Competing phytoplankton undermines allelopathy of a bloom-forming dinoflagellate

Emily K. Prince, Tracey L. Myers, Jerome Naar, Julia Kubanek

Research output: Contribution to journalArticlepeer-review

43 Scopus citations


Biotic interactions in the plankton can be both complex and dynamic. Competition among phytoplankton is often chemically mediated, but no studies have considered whether allelopathic compounds are modified by biotic interactions. Here, we show that compounds exuded during Karenia brevis blooms were allelopathic to the cosmopolitan diatom Skeletonema costatum, but that bloom allelopathy varied dramatically among collections and years. We investigated several possible causes of this variability and found that neither bloom density nor concentrations of water-borne brevetoxins correlated with allelopathic potency. However, when we directly tested whether the presence of competing phytoplankton influenced bloom allelopathy, we found that S. costatum reduced the growth-inhibiting effects of bloom exudates, suggesting that S. costatum has a mechanism for undermining K. brevis allelopathy. Additional laboratory experiments indicated that inducible changes to K. brevis allelopathy were restricted to two diatoms among five sensitive phytoplankton species, whereas five other species were constitutively resistant to K. brevis allelopathy. Our results suggest that competitors differ in their responses to phytoplankton allelopathy, with S. costatum exhibiting a previously undescribed method of resistance that may influence community structure and alter bloom dynamics.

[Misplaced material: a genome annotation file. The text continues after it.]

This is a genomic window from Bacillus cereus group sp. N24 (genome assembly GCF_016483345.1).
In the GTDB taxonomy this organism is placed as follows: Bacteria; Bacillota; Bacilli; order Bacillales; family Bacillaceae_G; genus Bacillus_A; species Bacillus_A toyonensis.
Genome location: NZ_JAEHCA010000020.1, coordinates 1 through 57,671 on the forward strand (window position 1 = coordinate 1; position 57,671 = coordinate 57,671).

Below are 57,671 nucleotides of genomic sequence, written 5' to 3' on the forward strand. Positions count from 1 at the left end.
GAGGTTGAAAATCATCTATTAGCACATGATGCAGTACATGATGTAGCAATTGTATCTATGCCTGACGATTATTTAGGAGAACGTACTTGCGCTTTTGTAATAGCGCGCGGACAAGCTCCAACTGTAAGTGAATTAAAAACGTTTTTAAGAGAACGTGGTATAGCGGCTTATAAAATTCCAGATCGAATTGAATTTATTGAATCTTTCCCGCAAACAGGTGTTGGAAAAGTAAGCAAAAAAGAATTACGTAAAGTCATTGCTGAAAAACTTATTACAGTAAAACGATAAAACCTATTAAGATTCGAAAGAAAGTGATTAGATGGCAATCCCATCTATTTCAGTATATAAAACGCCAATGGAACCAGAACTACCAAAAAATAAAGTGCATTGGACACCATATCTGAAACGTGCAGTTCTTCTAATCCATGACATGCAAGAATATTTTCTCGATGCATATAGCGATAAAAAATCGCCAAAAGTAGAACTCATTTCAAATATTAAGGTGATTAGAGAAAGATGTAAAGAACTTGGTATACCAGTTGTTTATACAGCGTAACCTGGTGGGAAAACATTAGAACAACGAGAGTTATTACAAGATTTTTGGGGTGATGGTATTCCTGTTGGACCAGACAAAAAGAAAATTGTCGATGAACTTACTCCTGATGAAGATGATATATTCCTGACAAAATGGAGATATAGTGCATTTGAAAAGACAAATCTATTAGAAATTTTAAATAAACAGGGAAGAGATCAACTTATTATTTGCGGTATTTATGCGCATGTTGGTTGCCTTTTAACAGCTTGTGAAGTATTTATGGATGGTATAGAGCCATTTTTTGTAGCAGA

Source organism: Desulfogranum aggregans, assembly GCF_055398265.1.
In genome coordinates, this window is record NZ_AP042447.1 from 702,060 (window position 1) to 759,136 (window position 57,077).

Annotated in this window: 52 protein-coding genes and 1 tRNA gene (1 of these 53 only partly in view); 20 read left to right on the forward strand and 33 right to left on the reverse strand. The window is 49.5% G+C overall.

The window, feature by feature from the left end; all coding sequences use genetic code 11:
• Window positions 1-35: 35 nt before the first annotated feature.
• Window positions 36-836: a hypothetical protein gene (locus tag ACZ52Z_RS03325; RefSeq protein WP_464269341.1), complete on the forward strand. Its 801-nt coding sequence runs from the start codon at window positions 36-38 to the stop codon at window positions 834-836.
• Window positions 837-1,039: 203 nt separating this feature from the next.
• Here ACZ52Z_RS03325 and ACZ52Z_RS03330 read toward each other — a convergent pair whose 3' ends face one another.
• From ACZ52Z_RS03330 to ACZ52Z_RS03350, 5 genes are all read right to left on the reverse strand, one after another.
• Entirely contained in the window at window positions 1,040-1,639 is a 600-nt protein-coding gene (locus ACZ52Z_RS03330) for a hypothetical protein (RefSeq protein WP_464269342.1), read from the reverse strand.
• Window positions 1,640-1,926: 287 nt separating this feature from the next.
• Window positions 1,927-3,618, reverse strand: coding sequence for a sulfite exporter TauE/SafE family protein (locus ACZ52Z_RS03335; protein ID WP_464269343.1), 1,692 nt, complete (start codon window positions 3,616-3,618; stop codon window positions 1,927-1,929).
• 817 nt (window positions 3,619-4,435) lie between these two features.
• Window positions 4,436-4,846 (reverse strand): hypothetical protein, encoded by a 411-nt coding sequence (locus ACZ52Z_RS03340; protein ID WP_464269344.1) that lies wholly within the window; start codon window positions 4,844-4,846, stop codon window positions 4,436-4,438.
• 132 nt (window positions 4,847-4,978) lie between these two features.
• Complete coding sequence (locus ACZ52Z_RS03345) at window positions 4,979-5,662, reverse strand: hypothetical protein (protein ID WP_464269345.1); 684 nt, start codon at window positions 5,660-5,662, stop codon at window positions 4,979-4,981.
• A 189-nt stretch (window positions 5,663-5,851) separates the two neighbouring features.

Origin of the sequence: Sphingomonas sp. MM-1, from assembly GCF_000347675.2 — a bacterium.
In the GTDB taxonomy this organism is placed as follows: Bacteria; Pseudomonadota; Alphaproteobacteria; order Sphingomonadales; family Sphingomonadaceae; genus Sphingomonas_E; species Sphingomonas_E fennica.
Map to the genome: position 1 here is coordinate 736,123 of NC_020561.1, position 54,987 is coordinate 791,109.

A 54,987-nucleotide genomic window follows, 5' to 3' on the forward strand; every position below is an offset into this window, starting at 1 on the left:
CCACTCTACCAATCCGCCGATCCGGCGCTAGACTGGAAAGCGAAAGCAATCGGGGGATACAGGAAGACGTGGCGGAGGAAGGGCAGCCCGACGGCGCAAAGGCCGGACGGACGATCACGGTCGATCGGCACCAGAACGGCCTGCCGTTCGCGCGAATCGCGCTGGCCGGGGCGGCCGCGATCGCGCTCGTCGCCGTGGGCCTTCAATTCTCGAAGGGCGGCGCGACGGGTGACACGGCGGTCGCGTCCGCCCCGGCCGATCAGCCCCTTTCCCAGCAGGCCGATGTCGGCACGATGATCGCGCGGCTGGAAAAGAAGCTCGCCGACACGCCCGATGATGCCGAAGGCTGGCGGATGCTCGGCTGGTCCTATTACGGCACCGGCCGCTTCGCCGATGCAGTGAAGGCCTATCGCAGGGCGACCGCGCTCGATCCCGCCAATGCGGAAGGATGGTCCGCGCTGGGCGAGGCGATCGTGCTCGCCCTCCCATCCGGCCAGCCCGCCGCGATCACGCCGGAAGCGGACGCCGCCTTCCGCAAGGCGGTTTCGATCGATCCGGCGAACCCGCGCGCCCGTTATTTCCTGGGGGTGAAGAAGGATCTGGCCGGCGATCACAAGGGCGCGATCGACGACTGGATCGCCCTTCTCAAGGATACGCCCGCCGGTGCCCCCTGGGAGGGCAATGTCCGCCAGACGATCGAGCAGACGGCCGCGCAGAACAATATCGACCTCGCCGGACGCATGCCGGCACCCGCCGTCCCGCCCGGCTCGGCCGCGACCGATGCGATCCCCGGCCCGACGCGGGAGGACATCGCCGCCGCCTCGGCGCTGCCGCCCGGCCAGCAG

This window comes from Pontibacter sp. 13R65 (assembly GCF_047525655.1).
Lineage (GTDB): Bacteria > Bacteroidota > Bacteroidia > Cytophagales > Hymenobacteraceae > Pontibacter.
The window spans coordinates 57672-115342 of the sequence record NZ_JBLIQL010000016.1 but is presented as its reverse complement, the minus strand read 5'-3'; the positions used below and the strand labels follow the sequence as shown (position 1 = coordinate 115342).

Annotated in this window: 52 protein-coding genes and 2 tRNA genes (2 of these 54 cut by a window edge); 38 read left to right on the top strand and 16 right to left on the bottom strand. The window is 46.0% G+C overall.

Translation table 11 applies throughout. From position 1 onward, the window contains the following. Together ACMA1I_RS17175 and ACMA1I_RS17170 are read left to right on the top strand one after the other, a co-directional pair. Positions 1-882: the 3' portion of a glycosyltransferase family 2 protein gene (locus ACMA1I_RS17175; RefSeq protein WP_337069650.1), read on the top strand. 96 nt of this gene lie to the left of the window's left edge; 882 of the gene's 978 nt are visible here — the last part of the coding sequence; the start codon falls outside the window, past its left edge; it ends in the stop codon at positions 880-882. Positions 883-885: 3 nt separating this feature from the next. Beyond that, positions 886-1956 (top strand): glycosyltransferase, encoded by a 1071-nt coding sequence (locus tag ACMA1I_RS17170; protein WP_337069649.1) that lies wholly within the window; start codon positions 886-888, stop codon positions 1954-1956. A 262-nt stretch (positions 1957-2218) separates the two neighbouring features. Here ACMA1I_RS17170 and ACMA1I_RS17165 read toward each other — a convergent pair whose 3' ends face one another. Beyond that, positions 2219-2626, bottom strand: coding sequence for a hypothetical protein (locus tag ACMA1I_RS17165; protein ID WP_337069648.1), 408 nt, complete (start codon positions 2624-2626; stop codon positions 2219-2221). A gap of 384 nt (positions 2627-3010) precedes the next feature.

Original languageEnglish (US)
Pages (from-to)2733-2741
Number of pages9
JournalProceedings of the Royal Society B: Biological Sciences
Issue number1652
StatePublished - Dec 7 2008
Externally publishedYes


  • Chemical ecology
  • Competition
  • Harmful algal bloom
  • Plankton
  • Variability

ASJC Scopus subject areas

  • General Immunology and Microbiology
  • General Biochemistry, Genetics and Molecular Biology
  • General Environmental Science
  • General Agricultural and Biological Sciences


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